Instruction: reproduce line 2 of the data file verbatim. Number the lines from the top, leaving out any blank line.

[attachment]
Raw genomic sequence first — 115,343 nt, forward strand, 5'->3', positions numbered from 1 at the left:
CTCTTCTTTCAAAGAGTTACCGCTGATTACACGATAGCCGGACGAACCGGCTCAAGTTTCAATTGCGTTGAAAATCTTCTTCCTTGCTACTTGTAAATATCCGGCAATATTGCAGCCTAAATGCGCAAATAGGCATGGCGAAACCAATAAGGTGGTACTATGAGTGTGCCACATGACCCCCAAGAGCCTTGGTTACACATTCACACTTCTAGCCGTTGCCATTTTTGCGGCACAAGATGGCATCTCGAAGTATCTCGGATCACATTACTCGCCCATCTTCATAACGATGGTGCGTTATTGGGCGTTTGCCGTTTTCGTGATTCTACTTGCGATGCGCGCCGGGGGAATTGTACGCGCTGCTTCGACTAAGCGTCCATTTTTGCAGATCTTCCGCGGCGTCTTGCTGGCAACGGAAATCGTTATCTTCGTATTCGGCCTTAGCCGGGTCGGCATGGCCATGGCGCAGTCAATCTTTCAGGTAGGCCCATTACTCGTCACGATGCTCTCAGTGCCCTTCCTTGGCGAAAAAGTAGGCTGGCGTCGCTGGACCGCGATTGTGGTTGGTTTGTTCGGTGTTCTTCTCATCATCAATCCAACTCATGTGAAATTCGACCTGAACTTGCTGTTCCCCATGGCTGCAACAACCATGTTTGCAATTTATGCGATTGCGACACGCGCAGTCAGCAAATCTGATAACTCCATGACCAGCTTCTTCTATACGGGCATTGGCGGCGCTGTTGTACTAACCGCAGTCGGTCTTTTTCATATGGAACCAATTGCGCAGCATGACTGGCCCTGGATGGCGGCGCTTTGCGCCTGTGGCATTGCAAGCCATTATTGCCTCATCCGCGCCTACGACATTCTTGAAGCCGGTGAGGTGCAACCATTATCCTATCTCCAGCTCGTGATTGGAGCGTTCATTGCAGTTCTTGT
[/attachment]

CTCTTCTTTCAAAGAGTTACCGCTGATTACACGATAGCCGGACGAACCGGCTCAAGTTTCAATTGCGTTGAAAATCTTCTTCCTTGCTACTTGTAAATATCCGGCAATATTGCAGCCTAAATGCGCAAATAGGCATGGCGAAACCAATAAGGTGGTACTATGAGTGTGCCACATGACCCCCAAGAGCCTTGGTTACACATTCACACTTCTAGCCGTTGCCATTTTTGCGGCACAAGATGGCATCTCGAAGTATCTCGGATCACATTACTCGCCCATCTTCATAACGATGGTGCGTTATTGGGCGTTTGCCGTTTTCGTGATTCTACTTGCGATGCGCGCCGGGGGAATTGTACGCGCTGCTTCGACTAAGCGTCCATTTTTGCAGATCTTCCGCGGCGTCTTGCTGGCAACGGAAATCGTTATCTTCGTATTCGGCCTTAGCCGGGTCGGCATGGCCATGGCGCAGTCAATCTTTCAGGTAGGCCCATTACTCGTCACGATGCTCTCAGTGCCCTTCCTTGGCGAAAAAGTAGGCTGGCGTCGCTGGACCGCGATTGTGGTTGGTTTGTTCGGTGTTCTTCTCATCATCAATCCAACTCATGTGAAATTCGACCTGAACTTGCTGTTCCCCATGGCTGCAACAACCATGTTTGCAATTTATGCGATTGCGACACGCGCAGTCAGCAAATCTGATAACTCCATGACCAGCTTCTTCTATACGGGCATTGGCGGCGCTGTTGTACTAACCGCAGTCGGTCTTTTTCATATGGAACCAATTGCGCAGCATGACTGGCCCTGGATGGCGGCGCTTTGCGCCTGTGGCATTGCAAGCCATTATTGCCTCATCCGCGCCTACGACATTCTTGAAGCCGGTGAGGTGCAACCATTATCCTATCTCCAGCTCGTGATTGGAGCGTTCATTGCAGTTCTTGT